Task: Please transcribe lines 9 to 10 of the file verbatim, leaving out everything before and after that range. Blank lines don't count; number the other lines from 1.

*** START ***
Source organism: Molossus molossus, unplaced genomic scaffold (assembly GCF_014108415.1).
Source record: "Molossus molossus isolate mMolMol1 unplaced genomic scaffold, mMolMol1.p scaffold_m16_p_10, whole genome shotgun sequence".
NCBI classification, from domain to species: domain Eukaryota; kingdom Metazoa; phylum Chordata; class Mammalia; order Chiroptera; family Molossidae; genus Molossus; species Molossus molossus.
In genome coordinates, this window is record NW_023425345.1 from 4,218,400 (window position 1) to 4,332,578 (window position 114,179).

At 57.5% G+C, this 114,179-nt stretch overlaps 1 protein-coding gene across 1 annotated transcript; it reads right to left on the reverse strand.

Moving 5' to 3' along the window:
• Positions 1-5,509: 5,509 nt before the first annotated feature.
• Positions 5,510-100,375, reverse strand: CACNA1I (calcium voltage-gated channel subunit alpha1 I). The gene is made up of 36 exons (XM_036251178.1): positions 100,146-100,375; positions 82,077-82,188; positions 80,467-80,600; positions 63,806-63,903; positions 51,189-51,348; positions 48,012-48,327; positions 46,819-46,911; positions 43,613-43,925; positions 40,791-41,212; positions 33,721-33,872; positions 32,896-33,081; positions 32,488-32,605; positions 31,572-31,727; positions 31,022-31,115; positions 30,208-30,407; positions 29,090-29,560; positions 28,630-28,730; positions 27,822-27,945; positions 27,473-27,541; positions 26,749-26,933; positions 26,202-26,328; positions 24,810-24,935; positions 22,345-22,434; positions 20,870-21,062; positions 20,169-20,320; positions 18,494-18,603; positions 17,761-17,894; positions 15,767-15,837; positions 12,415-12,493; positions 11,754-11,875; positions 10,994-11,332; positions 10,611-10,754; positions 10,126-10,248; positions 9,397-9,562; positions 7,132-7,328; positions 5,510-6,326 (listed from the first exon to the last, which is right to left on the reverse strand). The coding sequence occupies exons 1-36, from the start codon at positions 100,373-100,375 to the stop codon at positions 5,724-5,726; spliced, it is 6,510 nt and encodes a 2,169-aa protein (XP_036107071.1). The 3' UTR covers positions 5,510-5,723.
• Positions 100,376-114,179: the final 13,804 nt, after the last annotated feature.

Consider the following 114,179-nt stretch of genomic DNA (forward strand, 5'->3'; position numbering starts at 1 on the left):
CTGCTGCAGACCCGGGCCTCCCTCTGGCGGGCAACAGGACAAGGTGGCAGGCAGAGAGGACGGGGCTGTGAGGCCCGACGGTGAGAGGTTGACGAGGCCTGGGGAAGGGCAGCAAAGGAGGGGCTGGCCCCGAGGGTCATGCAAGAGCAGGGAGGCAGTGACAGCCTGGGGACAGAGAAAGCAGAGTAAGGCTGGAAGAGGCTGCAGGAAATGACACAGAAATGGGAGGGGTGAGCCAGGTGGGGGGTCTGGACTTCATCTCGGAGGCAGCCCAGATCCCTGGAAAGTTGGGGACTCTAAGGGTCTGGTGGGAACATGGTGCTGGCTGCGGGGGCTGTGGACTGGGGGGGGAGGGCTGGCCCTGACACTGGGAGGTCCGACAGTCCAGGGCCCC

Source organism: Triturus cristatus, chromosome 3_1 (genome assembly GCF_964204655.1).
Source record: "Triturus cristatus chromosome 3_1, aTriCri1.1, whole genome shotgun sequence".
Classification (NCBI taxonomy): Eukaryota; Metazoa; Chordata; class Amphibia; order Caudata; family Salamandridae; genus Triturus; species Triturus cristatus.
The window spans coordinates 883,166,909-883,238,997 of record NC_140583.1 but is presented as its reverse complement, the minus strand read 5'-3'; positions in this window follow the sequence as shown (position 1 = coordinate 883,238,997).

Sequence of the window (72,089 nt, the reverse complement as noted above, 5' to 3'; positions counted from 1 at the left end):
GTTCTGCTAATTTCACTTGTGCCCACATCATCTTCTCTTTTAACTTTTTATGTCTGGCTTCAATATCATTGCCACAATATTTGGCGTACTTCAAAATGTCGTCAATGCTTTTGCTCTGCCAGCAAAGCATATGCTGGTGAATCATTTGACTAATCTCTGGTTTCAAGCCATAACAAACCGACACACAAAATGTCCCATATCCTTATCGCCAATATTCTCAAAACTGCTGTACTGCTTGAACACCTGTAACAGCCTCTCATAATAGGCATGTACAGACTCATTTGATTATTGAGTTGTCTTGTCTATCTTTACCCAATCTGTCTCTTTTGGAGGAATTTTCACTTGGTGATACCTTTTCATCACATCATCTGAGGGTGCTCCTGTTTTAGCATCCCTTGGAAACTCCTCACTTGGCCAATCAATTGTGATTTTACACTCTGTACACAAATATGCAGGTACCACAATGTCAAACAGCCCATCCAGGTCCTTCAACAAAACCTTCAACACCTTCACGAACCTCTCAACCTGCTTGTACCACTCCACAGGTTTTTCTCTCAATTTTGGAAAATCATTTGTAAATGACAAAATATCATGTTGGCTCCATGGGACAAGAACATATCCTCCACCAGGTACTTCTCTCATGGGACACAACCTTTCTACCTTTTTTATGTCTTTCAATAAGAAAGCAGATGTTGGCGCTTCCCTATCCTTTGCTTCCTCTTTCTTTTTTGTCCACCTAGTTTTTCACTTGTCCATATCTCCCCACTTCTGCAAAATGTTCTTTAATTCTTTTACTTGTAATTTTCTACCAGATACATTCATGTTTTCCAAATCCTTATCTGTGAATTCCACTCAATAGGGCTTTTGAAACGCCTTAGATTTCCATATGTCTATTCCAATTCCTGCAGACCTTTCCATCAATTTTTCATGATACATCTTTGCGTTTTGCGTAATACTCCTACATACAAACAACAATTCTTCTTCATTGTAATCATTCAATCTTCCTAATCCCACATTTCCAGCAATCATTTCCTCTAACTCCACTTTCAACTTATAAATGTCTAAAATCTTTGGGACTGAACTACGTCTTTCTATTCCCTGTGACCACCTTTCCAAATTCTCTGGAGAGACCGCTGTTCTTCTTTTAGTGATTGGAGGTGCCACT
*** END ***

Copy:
• Positions 100,376-114,179: the final 13,804 nt, after the last annotated feature.

Consider the following 114,179-nt stretch of genomic DNA (forward strand, 5'->3'; position numbering starts at 1 on the left):